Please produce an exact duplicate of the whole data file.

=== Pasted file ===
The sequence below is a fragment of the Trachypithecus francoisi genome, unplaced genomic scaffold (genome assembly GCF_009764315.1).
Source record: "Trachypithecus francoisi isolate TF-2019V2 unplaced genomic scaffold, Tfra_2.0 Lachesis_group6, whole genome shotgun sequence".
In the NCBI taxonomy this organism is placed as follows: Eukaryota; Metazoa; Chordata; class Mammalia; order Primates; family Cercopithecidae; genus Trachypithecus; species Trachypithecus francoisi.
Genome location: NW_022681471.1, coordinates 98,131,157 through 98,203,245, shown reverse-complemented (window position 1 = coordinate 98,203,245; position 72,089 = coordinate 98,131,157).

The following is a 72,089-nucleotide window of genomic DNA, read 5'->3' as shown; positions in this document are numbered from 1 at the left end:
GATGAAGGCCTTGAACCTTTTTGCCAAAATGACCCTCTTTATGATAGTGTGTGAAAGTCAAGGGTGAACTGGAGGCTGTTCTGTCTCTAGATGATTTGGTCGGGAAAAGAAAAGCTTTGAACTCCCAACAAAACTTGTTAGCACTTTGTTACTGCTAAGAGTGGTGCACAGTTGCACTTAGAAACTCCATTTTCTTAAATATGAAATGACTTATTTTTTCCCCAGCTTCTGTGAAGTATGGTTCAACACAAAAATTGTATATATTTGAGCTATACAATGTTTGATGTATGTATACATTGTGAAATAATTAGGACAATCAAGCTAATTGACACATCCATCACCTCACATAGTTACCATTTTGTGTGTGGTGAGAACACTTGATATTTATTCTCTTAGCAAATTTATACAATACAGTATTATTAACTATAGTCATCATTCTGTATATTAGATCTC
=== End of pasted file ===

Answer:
The sequence below is a fragment of the Trachypithecus francoisi genome, unplaced genomic scaffold (genome assembly GCF_009764315.1).
Source record: "Trachypithecus francoisi isolate TF-2019V2 unplaced genomic scaffold, Tfra_2.0 Lachesis_group6, whole genome shotgun sequence".
In the NCBI taxonomy this organism is placed as follows: Eukaryota; Metazoa; Chordata; class Mammalia; order Primates; family Cercopithecidae; genus Trachypithecus; species Trachypithecus francoisi.
Genome location: NW_022681471.1, coordinates 98,131,157 through 98,203,245, shown reverse-complemented (window position 1 = coordinate 98,203,245; position 72,089 = coordinate 98,131,157).

The following is a 72,089-nucleotide window of genomic DNA, read 5'->3' as shown; positions in this document are numbered from 1 at the left end:
GATGAAGGCCTTGAACCTTTTTGCCAAAATGACCCTCTTTATGATAGTGTGTGAAAGTCAAGGGTGAACTGGAGGCTGTTCTGTCTCTAGATGATTTGGTCGGGAAAAGAAAAGCTTTGAACTCCCAACAAAACTTGTTAGCACTTTGTTACTGCTAAGAGTGGTGCACAGTTGCACTTAGAAACTCCATTTTCTTAAATATGAAATGACTTATTTTTTCCCCAGCTTCTGTGAAGTATGGTTCAACACAAAAATTGTATATATTTGAGCTATACAATGTTTGATGTATGTATACATTGTGAAATAATTAGGACAATCAAGCTAATTGACACATCCATCACCTCACATAGTTACCATTTTGTGTGTGGTGAGAACACTTGATATTTATTCTCTTAGCAAATTTATACAATACAGTATTATTAACTATAGTCATCATTCTGTATATTAGATCTC